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In the laboratories and assignments, we use our own design packet radio boards (we call the current ones "smart packet radio boards" as they are more capable than our older generation designs). They operate at 433 MHz ISM Band, and can transmit data up to 150 Kbits/second speed. Each packet radio board has a unique (in our laboratories) 1-byte address associated with them.

Our objective is to gian insight into the challenges of data communications within a wireless environment, and develop link layer control strategies to achieve the following:

  • peer-to-peer chat, and
  • reliable file transfer
between two computers through the wireless links established via our packet radio boards.

All the necessary programming will be done by using the OMNeT++ system installed in the Linux operating system running on the department's laboratory computers. OMNeT++ is mainly designed as a discrete-event simulation framework for modeling communication networks. Here, we directly connect a physical device into an OMNeT++ model and extend a simulation model with real hardware. So, we can call our approach as "hardware-in-the-loop" simulations since physical communication links and hardware devices form the part of an experiment created by using the OMNeT++ system. The following diagram provides an overview of our approach:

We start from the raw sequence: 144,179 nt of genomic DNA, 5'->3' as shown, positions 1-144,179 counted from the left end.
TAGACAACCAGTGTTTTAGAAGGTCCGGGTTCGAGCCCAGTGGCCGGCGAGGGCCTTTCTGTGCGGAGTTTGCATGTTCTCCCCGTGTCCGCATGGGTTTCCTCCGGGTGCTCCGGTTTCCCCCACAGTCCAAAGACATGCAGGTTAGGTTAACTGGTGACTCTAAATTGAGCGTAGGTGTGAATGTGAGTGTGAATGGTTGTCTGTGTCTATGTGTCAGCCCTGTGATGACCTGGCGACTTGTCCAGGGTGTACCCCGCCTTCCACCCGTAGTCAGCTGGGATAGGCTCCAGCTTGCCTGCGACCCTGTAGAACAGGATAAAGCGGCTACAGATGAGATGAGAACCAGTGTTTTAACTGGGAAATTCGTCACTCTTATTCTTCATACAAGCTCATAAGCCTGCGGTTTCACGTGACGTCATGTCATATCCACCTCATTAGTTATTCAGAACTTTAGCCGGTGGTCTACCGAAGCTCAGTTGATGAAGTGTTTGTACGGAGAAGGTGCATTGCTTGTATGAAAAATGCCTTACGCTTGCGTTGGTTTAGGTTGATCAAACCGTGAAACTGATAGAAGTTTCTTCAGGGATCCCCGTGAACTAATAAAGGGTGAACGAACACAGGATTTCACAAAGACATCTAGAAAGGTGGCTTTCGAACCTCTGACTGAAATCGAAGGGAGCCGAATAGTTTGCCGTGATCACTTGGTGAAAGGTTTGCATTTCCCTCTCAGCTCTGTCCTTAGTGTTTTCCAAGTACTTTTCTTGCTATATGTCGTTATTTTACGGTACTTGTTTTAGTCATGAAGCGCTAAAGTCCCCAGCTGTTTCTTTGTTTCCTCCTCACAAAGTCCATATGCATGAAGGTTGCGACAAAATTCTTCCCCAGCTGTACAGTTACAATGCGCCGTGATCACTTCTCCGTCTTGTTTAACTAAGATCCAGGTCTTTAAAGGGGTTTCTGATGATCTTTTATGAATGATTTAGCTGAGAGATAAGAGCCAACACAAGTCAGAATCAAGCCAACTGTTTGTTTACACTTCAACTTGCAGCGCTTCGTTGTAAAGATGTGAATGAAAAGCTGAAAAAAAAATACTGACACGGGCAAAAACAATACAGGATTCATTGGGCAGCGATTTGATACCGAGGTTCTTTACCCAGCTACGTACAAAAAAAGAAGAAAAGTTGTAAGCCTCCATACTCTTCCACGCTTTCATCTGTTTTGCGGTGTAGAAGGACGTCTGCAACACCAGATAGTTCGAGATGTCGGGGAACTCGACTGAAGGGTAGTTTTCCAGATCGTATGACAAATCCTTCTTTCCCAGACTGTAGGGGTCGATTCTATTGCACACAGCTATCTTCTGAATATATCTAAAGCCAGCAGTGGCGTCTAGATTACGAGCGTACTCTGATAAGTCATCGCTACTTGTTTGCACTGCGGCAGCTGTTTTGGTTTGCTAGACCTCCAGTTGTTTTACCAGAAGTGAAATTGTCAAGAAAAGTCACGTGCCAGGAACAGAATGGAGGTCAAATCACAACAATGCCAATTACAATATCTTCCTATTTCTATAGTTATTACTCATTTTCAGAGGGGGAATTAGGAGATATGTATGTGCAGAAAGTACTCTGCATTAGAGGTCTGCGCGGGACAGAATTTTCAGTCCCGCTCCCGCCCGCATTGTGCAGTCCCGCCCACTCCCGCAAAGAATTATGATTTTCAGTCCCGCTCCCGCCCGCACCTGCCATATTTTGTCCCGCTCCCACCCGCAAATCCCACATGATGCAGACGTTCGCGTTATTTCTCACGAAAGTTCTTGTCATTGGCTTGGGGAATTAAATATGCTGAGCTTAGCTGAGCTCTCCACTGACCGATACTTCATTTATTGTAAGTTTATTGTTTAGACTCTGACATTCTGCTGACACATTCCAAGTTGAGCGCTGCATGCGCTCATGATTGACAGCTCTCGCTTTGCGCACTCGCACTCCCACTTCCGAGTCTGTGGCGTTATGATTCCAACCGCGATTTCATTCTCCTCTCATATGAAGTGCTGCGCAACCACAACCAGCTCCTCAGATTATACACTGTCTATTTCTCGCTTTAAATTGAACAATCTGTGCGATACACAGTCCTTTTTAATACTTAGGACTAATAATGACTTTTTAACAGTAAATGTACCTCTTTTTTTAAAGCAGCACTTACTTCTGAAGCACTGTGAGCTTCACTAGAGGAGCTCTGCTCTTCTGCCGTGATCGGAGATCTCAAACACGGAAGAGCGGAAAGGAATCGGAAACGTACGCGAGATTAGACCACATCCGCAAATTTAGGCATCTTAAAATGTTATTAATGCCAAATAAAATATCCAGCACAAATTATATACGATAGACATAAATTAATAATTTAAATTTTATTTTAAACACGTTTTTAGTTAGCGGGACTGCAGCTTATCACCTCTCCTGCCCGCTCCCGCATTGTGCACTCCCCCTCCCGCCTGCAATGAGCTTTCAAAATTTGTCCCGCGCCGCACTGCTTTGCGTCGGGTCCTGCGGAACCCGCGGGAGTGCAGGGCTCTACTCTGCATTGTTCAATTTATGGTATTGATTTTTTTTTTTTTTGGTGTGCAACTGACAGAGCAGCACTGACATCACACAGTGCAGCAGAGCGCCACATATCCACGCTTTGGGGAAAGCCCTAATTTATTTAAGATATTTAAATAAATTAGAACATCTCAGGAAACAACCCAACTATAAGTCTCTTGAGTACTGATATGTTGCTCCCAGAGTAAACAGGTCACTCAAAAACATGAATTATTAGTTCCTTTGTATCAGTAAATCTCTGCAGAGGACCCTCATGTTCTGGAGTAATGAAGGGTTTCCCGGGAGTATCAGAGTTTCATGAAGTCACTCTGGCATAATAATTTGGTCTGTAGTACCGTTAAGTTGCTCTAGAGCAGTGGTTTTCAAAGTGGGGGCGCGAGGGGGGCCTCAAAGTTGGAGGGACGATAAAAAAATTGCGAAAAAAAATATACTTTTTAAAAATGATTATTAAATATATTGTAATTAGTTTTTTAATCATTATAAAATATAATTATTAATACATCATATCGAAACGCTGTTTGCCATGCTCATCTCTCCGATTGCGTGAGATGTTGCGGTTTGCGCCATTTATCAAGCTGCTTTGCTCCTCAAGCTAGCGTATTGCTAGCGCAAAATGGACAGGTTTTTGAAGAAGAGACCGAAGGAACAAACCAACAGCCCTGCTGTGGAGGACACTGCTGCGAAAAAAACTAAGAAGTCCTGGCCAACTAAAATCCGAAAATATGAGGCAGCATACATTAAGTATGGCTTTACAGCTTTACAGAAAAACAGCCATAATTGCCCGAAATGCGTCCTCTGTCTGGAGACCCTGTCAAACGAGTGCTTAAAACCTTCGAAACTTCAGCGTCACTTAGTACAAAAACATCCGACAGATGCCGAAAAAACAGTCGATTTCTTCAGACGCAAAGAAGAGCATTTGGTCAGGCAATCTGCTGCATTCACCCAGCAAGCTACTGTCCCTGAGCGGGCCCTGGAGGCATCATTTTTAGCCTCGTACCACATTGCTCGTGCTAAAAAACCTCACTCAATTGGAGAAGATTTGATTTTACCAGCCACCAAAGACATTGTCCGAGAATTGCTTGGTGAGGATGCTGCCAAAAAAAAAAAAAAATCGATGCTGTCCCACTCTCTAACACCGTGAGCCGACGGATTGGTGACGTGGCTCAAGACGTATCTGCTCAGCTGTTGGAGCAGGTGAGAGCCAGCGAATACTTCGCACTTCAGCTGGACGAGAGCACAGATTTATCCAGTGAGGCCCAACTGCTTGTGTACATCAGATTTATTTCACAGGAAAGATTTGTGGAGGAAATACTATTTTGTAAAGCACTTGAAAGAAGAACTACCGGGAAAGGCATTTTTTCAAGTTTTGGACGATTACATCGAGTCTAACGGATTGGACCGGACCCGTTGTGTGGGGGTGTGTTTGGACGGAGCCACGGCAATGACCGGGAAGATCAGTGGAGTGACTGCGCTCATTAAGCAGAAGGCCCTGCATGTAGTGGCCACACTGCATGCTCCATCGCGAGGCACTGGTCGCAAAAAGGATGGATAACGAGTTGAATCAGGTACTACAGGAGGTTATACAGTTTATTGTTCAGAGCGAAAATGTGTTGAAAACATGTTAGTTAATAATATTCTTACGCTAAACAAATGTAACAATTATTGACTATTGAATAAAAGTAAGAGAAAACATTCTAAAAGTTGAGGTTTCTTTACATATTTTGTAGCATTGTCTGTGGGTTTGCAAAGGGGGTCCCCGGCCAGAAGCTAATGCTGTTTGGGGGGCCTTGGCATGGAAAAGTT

So, in terms of protocol layers, the approach is like this: Physical layer is kept in the Monash packet radios, and the rest of the protocol stack is implemented in an OMNeT++ process:
The advantages of this arrangement are:
  • We use a real communication channel, not a simulated one,
  • Software development cycle (write-compile-run-test-debug-fix) is significantly faster than programming the real hardware directly,
  • ,nop>OMNeT++ modular structure allows us to model protocol stacks easily, and
  • If we want, we can simulate large network topologies as well, and embed physical devices in simulation based experiments.
Topic revision: r4 - 2013-08-06 - AhmetSekercioglu
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